I am in my last 5 classes of my MA in Bible. The program does not have advisors. We have a program director who is the dean pro tempore, a professor of record for every class and a social liaison to other universities. This is a very small school (only 576 MA students and 29 PhDs). I want to start writing for publication so I went to the program director and he said my writing was ideal for publication but he said I would need to outsource and he was not willing to do that at the time and he said I would need to find someone with comparable academic interest. Then I went to my current professor in a class on Johannine Theology. He said I needed to find an advisor but I do not know how to go about doing that. So how can I do this? What do I need to do? I think I want to go as an independent researcher if that is possible.

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    Is this "writing" part of a thesis? Something you have to submit for graduation, or independent of that?
    – Buffy
    Nov 5 at 12:30
  • No I do not have to do anything for graduation but pass my classes. This would be independent research for my publication. Nov 5 at 12:37
  • Generally professors at other institutions are busy advising their own students. It's not really their job to make up for your institution's stubborn unwillingness to help you. That doesn't mean you can't find someone, and some academics won't feel there is an important distinction between students at their institution and elsewhere, but they'd be doing you quite a favor.
    – Bryan Krause
    Nov 5 at 15:36
  • What does "outsource" in this context mean? Nov 5 at 16:32
  • The director of my program said "Christian you need to be careful writing. Your writing is great and well done for publication. You need to outsource your research output and input. You are a scholar in rising and taking to the stars. You have exhibited accelerated learning competencies and research ideas but you need to research your positions. You are expected to show your mastery of those pursuits as well." Nov 5 at 19:07

1 Answer 1


If you don't need to submit your writings to the school for graduation then you can do as you please and submit it to an appropriate journal.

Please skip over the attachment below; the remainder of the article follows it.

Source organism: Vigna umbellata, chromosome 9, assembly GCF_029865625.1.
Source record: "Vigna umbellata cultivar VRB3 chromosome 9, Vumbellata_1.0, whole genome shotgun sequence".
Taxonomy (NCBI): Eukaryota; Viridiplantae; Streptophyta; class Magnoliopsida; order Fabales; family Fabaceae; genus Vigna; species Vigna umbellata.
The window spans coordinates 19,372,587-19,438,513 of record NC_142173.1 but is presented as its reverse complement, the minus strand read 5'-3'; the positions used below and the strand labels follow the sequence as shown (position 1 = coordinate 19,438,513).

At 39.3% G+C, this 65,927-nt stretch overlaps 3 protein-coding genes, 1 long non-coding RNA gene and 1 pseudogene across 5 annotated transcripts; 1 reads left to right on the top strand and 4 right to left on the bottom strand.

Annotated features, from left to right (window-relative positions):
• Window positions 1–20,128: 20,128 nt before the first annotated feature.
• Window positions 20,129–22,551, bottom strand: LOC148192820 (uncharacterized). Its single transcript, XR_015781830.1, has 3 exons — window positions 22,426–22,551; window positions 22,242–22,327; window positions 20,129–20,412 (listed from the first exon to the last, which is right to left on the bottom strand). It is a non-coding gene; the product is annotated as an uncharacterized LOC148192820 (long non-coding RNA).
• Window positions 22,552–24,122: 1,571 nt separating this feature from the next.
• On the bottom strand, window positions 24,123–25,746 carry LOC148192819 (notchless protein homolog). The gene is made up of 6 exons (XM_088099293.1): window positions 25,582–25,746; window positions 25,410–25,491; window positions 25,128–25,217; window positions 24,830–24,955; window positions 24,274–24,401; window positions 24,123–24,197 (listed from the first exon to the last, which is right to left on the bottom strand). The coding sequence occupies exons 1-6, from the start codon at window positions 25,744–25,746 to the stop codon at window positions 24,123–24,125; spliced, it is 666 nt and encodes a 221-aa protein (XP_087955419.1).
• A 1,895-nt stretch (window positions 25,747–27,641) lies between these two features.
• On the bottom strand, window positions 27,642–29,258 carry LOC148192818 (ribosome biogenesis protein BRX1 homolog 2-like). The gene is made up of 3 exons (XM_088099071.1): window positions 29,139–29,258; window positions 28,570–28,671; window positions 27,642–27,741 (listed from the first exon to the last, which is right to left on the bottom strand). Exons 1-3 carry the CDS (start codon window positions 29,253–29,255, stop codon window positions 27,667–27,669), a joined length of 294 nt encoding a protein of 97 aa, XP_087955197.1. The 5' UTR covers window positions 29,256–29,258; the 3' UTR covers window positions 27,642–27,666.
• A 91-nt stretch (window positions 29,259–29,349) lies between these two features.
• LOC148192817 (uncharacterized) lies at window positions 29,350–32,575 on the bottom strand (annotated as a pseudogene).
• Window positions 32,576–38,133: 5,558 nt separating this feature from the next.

The Dean's advice is, perhaps, nothing more than a warning that you aren't quite ready for "prime time" yet and that your work needs refinement. That may be true or not, but it isn't a block on independent work. (Alternatively, and I hope not, they are suggesting your work is too controversial to have it associated with the school. In that case, take warning and wait until graduation to proceed.)

The best way to contact outside help is through a current professor; a recommendation to an external colleague. But if that isn't possible it raises a flag. If they are too isolated/insulated that they don't communicate with others then I wonder about their competence as researchers. That is possible in small schools, but not desirable.

If you can't contact people that way, then the other option is to find authors of papers in a related area and email them with a request to review a paper and give you advice. Make the email short, indicating you have read their work and saying a few words about your own, but waiting until they agree to send the paper.

You will, of course, get feedback, even if cursory, from any reputable journal that you submit your work to. It may take a while for review, and more so if it the work seems significant at first glance.

Long term, however, start to develop a circle of contacts and potential collaborators. You can share and refine your work in such a circle as well as use it for new ideas to pursue.

  • I did not think this would be acceptable but I will try it. Nov 5 at 19:08
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    +1 to this advice. Your current school, quite frankly, does not sound very helpful to me. If you do want to continue in academia, you may want to think seriously about upping sticks and finding actual advisors elsewhere. Nov 9 at 19:10

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